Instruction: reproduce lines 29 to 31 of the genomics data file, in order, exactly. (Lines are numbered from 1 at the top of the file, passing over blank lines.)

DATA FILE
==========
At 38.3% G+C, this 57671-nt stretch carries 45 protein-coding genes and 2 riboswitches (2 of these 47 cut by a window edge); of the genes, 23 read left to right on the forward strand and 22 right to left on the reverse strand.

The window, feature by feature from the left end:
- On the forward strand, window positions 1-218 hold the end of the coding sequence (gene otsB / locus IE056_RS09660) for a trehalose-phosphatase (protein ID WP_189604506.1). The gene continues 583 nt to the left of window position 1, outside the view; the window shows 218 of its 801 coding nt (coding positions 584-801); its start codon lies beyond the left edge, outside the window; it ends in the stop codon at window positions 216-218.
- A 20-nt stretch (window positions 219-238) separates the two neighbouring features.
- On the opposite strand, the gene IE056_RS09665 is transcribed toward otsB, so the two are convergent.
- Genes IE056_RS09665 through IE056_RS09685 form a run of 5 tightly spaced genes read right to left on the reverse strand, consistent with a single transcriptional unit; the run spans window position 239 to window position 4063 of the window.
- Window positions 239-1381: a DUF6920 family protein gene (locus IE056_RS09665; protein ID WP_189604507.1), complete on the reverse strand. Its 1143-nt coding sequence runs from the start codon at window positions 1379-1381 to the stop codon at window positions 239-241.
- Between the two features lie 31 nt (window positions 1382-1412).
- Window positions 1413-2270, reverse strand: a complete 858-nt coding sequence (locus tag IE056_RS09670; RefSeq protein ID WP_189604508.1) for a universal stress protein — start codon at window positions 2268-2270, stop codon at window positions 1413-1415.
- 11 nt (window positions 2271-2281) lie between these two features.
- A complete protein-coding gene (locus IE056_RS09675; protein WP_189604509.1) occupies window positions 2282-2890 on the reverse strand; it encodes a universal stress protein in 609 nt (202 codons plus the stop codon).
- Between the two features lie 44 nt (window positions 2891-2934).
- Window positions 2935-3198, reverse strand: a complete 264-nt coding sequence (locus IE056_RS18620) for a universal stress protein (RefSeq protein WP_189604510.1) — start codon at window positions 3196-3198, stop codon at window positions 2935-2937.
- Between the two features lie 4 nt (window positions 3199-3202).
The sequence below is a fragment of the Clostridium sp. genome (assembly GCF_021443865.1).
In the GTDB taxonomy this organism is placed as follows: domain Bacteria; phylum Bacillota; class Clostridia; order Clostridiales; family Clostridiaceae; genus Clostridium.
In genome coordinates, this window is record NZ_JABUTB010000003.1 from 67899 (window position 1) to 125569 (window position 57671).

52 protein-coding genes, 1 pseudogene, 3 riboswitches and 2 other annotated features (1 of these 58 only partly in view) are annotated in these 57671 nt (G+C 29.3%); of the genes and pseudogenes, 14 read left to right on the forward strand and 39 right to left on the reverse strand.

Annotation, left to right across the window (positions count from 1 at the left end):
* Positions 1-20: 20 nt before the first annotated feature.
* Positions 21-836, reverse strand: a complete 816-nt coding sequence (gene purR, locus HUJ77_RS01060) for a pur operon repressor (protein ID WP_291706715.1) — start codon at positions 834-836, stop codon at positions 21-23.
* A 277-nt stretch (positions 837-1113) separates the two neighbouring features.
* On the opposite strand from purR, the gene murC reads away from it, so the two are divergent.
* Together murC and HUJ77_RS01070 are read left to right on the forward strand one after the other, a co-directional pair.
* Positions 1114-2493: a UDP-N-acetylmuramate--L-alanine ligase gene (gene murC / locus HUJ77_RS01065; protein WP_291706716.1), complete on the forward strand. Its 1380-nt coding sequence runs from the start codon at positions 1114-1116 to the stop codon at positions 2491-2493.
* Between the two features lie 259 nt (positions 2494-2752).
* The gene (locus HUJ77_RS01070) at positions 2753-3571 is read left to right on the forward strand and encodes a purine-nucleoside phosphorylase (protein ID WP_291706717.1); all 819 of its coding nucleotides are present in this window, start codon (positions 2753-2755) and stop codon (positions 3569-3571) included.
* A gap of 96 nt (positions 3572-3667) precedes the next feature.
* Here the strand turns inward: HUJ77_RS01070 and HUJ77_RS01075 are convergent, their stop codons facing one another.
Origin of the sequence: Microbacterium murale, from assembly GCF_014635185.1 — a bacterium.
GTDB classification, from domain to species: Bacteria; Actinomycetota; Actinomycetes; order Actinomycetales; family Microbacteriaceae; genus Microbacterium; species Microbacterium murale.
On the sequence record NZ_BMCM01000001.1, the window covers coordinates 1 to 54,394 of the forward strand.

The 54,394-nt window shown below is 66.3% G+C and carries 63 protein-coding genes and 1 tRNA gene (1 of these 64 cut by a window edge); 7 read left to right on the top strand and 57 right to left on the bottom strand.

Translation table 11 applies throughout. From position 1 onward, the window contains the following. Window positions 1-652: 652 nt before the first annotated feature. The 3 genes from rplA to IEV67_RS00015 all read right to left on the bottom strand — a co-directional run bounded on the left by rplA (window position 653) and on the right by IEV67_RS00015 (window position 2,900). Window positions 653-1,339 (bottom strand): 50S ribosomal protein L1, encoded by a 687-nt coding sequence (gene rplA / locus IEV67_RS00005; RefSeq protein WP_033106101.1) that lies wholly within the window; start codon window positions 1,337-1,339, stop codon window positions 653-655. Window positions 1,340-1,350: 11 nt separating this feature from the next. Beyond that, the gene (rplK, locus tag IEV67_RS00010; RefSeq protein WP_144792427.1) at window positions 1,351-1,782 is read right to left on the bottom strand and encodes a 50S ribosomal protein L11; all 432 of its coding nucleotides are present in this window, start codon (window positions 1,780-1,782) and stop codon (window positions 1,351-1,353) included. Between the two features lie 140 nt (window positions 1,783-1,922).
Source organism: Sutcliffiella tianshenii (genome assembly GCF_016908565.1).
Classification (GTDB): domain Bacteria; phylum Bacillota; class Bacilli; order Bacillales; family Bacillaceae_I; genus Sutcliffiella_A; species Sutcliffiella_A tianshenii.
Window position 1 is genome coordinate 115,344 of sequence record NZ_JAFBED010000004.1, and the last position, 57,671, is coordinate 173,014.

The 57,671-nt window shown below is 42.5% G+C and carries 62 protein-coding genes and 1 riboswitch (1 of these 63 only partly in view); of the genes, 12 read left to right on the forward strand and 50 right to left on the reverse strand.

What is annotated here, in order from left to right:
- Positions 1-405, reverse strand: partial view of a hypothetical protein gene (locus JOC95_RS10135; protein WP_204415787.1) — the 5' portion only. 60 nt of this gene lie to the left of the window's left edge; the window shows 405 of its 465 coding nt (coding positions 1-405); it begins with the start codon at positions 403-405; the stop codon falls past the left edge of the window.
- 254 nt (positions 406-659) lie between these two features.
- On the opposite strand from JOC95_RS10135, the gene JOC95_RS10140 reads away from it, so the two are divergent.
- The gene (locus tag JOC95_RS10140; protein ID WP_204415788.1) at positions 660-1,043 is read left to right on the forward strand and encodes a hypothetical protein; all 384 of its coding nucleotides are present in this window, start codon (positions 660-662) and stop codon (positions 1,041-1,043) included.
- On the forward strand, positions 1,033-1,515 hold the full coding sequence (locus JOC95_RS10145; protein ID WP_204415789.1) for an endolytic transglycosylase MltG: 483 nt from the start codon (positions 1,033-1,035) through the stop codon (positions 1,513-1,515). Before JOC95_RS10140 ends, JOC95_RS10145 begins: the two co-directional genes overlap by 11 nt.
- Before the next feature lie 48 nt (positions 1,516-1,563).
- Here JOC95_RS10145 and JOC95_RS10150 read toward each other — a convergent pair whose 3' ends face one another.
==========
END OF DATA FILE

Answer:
* Here the strand turns inward: HUJ77_RS01070 and HUJ77_RS01075 are convergent, their stop codons facing one another.
Origin of the sequence: Microbacterium murale, from assembly GCF_014635185.1 — a bacterium.
GTDB classification, from domain to species: Bacteria; Actinomycetota; Actinomycetes; order Actinomycetales; family Microbacteriaceae; genus Microbacterium; species Microbacterium murale.